The Calgary Stampede has been held here for over 100 years. It’s huge, not just in size, but in tradition, in meaning to the town, to the folks that live here and to the ones who come here year after year. The flood not only washed away roads, but buildings and electronics as well. The Saddledome was so filled with water that it will be virtually unusable to use for quite some time. All the headline entertainment was to be held there.
What does a city do when faced with such a disaster? Well, if you are a Calgarian, you pull together and make it happen! The city itself had it’s hands full just making the city safe and usable again, so it was up to the Stampede people to handle their own situation, and boy did they ever. Hundreds of volunteers and Stampeded staff worked around the clock for two solid weeks, non-stop and made it happen.
When we first heard about the flood, we didn’t think the Stampede was going to happen. It was an event we had planned on attending for months and was not only disappointed, but sad for our friends involved. We had met Sherrie and Ken earlier this year when we camped out in the California desert and were kindly invited to come stay with them when we told them of our wish to see the Stampede. Their daughter works for the Stampede and they live not to far from it. We were thrilled to not only have new friends, but someone to share the experience with, so we made plans to come for our visit to Canada in July. We kept in close contact and were surprised when they said that the Stampede was going to go on as planned! The only thing that had to be cancelled was the headline entertainment because they didn’t have another venue large enough to replace the Saddledome, but all else was going on as scheduled. We were thrilled, but wondered how it would all look.
As we drove into Calgary I kept looking for signs of the flood, but really couldn’t see any. We arrived at our friend’s on Thursday, and our tickets were for Friday. Driving into town, we were just amazed at how clean and neat everything was. I (finally) saw one area that a small bridge was still washed out and hadn’t been repaired yet, but very little else. It was amazing how much work this city had done to put it all back together! As the week went by, and as we drove further out of the city, we saw river beds that had receded back and left the debris where the flood had brought it in and our friends told us of their country property that was still in a horrible mess with silt and trees and debris etc that they are working on, and will be for quite awhile, but even with that, it still is so much further along than anything I’ve ever seen in the US. Canadians don’t mess around, they get right to it and fix it now. We could learn from that.
The Stampede itself was WONDERFUL! Sometimes, as I’m sure you’ve experienced, when you’ve looked forward to something for a long time, then when you actually get to go, your a bit disappointed. Well, not this time. When we arrived, we met up with Sherrie & Ken’s daughter, Chantelle, who gave us the VIP treatment (fun to be on the “other side” for a change!) and drove us in her little cart to the Stampede grounds. Jack had never seen a live rodeo before, so that was first on our agenda for the day!
After taking us to the arena, she then took us up to the Grandstand's Sound Control Room where we got to see what they see and meet some of the crew. From there we went and stood next to the railing to get the feeling of being “up close and personal” for a bit before we went and took our seats. The rodeo riders come from all over the US and Canada and are the best of the best and compete for over 2 million dollars in prize money given out that week.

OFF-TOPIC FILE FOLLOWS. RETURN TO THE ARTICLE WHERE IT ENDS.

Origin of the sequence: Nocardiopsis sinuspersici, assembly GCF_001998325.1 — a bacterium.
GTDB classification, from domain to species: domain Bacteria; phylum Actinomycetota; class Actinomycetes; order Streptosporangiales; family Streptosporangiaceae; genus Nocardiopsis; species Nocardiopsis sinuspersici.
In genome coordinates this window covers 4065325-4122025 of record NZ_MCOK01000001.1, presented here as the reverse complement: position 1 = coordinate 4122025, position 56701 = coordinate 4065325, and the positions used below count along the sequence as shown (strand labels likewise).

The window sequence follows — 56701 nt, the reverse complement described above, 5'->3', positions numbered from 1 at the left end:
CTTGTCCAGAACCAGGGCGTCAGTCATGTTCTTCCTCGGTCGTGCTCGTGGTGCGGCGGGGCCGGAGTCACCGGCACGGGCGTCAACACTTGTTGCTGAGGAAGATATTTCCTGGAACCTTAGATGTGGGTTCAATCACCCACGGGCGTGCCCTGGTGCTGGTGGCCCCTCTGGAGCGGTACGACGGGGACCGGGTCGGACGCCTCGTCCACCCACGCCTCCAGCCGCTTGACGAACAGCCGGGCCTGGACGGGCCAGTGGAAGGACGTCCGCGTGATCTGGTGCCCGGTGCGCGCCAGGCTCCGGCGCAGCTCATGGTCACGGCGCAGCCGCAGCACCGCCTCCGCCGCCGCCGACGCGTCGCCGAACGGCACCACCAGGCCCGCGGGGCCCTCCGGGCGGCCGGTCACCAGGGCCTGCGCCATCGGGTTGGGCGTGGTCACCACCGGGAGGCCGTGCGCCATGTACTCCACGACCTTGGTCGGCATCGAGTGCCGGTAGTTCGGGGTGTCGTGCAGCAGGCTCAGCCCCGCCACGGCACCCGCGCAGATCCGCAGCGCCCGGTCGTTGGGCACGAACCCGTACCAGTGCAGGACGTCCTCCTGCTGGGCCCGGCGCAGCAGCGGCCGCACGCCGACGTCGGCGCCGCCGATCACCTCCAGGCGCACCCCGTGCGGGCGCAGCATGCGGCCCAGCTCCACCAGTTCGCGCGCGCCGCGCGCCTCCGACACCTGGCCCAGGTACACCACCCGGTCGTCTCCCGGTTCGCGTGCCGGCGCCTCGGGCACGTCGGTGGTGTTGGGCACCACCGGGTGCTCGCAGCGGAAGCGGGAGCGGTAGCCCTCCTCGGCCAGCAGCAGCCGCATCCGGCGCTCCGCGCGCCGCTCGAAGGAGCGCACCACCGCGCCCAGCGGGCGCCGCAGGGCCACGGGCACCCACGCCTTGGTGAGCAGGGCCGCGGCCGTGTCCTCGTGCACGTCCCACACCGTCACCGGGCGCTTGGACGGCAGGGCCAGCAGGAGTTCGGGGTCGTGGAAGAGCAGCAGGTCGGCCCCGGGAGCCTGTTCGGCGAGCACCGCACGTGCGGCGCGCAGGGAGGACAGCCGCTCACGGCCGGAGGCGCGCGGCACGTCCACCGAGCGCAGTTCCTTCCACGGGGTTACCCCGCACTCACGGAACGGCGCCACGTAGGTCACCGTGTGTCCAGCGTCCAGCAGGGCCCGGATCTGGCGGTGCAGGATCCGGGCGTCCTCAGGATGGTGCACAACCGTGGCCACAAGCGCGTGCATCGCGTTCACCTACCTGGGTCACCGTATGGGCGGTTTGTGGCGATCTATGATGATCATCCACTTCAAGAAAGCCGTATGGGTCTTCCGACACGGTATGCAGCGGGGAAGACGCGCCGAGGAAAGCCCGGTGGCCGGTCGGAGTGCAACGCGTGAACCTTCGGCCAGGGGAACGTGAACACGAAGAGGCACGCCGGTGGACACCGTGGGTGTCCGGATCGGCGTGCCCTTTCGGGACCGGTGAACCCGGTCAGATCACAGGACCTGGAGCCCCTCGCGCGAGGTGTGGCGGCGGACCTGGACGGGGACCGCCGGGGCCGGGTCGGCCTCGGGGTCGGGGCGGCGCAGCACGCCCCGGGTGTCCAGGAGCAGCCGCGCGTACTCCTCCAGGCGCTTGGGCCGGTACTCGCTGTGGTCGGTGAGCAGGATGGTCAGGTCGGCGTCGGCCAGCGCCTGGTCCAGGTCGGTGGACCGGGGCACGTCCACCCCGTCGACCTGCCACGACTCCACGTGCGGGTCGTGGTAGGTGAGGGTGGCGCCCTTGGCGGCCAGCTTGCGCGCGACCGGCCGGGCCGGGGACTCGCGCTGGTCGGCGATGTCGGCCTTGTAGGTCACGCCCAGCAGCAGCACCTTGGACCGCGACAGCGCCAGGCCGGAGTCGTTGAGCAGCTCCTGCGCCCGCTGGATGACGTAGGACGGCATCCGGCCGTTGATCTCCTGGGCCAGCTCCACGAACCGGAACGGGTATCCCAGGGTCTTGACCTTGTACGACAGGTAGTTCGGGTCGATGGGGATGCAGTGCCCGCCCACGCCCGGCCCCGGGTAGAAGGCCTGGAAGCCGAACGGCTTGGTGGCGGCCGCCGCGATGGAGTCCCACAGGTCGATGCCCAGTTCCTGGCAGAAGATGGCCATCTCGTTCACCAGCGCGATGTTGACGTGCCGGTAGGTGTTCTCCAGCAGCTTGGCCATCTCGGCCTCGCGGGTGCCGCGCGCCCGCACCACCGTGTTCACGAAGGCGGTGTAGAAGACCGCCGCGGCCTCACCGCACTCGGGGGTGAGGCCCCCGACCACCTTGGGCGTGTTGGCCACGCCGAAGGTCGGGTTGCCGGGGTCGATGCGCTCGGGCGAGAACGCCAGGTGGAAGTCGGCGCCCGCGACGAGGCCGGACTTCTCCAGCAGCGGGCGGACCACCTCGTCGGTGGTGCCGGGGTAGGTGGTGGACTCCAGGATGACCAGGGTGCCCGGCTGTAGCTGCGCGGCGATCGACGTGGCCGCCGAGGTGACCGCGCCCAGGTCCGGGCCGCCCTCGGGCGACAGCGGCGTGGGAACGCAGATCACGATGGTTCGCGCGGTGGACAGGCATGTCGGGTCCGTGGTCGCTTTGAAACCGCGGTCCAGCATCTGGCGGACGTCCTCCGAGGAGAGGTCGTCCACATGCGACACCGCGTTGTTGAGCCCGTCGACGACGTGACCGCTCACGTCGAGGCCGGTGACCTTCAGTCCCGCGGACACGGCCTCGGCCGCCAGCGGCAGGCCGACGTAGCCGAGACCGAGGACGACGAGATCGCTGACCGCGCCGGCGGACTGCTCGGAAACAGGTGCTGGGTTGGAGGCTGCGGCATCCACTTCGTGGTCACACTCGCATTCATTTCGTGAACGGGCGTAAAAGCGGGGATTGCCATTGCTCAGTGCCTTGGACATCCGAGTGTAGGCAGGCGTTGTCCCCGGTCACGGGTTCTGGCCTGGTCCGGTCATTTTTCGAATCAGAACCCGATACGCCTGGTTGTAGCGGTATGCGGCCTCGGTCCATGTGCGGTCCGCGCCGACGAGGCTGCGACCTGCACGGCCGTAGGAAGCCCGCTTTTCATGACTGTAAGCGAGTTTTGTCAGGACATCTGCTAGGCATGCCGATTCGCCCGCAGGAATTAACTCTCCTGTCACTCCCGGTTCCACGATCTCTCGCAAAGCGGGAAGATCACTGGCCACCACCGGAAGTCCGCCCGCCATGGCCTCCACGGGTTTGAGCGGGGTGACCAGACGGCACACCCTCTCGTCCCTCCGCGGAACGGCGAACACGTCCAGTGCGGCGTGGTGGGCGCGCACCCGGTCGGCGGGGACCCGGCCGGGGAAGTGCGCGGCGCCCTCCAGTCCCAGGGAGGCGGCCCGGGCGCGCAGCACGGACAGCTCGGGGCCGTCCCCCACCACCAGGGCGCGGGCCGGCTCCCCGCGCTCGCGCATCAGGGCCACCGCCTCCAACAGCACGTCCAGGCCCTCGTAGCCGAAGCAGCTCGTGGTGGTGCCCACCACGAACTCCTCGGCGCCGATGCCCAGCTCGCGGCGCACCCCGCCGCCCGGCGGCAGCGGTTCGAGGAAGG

It was a couple of hours between the rodeo and the chuckwagon races, or “chucks” as they call them. Canadians seem to abbreviate a lot of words and phrases I found. Kind of cute. Anyway, we then went and checked out the rest of the grounds. It was set up pretty much like any county fair - rides, food, exhibits, etc. After getting a bite to eat, I wanted to see how Canadian “exhibits” were like. You know, all the gadgets and stuff that's for sale that “you just can’t live without and have to buy at the fair!” Well, it had a lot of the “usual”, but it had a lot more “attire” than what we are used to at the San Diego County Fair. And, being the Stampede, it was all Cowboy! Hats, belts, belt buckles, boots, leather everything, shirts, and on and on. Lots and lots of cowboy, other than that, nothing I hadn’t seen before...so, no new gadget for me this year, oh well.
We visited the First Nation of Treaty 7 Indian Village, complete with beautiful tipis and PowWow dancers in full regalia. The Native Americans compete with each other on their tipis as well as their dancing. It was really something to see.
Back at the Grandstands to catch the “Chucks” and what a sight! I was a little disappointed that they had “downsized” the wagons, due to safety reason, a few years ago, but it was still fun to watch. After the races they put on the most spectacular stage show I have ever seen - ever! It will be very hard to describe, so you will have to go to my Flickr account and just take a look at the pictures...but what I can say is that hundreds of talented young guys & gals danced, sang, and did acrobatics. They had all kinds of lights, floating mechanical horses, a piano that floated down from the sky, same with some cages with singers, flames bursting from the top of the stage, beautiful fireworks, and "KISS"!
All I can say is WOW! We were so blown away by it all, and to think, two weeks earlier, all of that same area was under water...
Washed out bridge
Inside the Grandstand Sound Control Room
Cowboy hats, all sizes all kinds!
First Nation Tipis
If you wish to view the rest of the photos from this trip, you can at my Flickr account at:http://www.flickr.com/photos/74905158@N04/